The release of the Indivisible Guide and the ability to register a group on the site and invite other like-minded locals to a meeting was a crucial turning point in red-state resistance, allowing potential activists to “come out of the woodwork.” Tuberville says Indivisible Oklahoma is made up of “many recovering Republicans like myself, yellow dog Democrats, Independents, Berniecrats, Green Party, some libertarians, and some who are still Republicans.” People from all over Oklahoma joined the initial Facebook group and began splitting up into what are now more than 40 groups with 6,000 members across the state.

Multiple groups got started calling, writing to and showing up at the offices of their Congress members. One eastern Oklahoma Indivisible group even gained viral publicity from one of Rep. Markwayne Mullin’s town halls. Mullin was upset that one of group’s leaders, “a grandmother of four and a farmer,” Tuberville noted, had dared hold up a slip of paper indicating she disagreed with his vehemently anti-EPA comments. “He told her she had to put it down. She refused, and he motioned for officers to remove her, then motioned for a second officer when she said they would have to physically remove her. The clip was even featured on the Washington Post.”

In March, Tuberville helped to organize a massive town hall, featuring a former Oklahoma state attorney general, a state representative and staff from the Sierra Club and the Council on American-Islamic Relations. There were 1,000 attendees clamoring to voice their concerns on the environment, education, health care, immigration and civil liberties.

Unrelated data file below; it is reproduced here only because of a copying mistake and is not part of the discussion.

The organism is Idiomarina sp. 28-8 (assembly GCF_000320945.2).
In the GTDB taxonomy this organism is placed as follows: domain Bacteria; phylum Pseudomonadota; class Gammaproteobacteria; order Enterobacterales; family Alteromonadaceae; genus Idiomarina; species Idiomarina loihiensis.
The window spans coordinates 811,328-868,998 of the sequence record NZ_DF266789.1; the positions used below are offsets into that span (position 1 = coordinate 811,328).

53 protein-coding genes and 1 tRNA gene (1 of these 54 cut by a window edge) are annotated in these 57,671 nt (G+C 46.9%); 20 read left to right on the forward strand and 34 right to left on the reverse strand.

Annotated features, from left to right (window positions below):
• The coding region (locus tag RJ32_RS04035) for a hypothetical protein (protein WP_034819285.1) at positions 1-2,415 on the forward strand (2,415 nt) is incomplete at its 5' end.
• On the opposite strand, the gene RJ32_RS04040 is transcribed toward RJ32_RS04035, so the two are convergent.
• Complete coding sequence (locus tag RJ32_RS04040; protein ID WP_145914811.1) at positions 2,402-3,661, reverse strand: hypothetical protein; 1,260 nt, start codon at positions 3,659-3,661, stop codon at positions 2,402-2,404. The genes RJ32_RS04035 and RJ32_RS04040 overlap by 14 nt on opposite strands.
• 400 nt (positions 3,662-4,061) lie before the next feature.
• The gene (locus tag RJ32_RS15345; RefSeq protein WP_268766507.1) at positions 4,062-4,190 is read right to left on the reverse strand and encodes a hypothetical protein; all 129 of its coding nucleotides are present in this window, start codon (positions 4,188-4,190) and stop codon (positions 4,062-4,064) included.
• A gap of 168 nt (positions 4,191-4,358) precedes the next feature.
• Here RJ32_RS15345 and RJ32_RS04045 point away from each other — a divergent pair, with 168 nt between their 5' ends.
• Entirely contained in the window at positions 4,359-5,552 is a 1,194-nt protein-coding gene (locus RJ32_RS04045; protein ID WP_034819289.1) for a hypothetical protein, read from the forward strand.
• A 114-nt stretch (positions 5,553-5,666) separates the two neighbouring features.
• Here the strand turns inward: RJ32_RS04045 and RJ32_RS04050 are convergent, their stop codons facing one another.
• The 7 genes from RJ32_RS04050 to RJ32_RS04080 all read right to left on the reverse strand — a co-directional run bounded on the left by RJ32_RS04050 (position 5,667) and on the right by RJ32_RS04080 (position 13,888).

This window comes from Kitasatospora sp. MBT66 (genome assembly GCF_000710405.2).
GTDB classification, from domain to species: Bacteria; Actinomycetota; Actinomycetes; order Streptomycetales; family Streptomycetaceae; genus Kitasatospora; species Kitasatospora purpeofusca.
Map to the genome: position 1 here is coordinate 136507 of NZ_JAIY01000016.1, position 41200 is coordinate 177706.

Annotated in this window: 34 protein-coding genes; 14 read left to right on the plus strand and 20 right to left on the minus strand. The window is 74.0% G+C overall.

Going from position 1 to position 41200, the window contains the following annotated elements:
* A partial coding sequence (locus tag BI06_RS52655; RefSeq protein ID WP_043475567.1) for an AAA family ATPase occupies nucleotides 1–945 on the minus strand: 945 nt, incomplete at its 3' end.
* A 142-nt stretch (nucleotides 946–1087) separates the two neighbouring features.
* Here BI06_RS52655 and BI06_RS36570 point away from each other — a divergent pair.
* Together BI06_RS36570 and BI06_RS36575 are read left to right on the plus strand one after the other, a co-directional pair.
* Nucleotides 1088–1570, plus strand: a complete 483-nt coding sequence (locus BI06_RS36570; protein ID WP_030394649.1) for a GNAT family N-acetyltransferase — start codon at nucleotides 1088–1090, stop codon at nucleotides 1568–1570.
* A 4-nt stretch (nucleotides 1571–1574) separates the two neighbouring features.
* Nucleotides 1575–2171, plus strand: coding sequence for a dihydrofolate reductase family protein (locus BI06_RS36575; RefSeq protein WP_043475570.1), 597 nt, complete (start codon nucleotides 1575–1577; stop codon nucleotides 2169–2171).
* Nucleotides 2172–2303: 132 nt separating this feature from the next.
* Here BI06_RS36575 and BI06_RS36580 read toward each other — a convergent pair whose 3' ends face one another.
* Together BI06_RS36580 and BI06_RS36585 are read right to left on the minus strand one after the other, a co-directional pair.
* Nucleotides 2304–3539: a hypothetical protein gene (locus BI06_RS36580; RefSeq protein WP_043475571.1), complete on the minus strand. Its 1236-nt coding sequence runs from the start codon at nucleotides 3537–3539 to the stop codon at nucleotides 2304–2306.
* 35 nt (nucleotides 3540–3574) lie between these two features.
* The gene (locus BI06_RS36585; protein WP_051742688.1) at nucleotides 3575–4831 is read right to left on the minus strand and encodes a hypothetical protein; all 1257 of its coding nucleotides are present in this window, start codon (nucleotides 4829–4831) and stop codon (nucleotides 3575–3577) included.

Notably absent from the packed auditorium at Rose State College were Oklahoma’s Republican senators, James Lankford and Jim Inhofe. They were invited, but declined to attend.

Tuberville wasn’t surprised: “Oklahoma representatives are in such a red state that everything has been relatively easy for them up to this point. They’ve had major funding from the fossil fuel industry, and automatic support from churches, simply because they are Republican. But now, people are getting involved and waking up. Many are not happy to wake up and see what a mess has been made of our state and our nation.”

She also believes that despite the uphill battle the Oklahoma groups face, this activism war is one worth fighting, and that at this point, Indivisible’s defensive strategy is the answer: “red states’ representatives do not care what you think about their agenda if you are in opposition to it. They do not want to hear our carefully thought-out argument. We are in damage control. We can’t just lie back and let them destroy our country, and state for that matter, unopposed.”

Still, she believes there’s an opportunity for substantive change: “We may start out in defense mode, but we are infiltrating every part of the state. We’re having Indivisible members getting involved in committees, tables, organizations, marches, PTAs, women’s groups, and churches. Some are becoming precinct leaders for the first time and attending political party meetings for the first time.”

As she put in a blog post for Indivisible Somerville, “We are #RedStateWoke. Oklahoma is a desert. Indivisible is the water.”

Ilana Novick is an AlterNet contributing writer and production editor.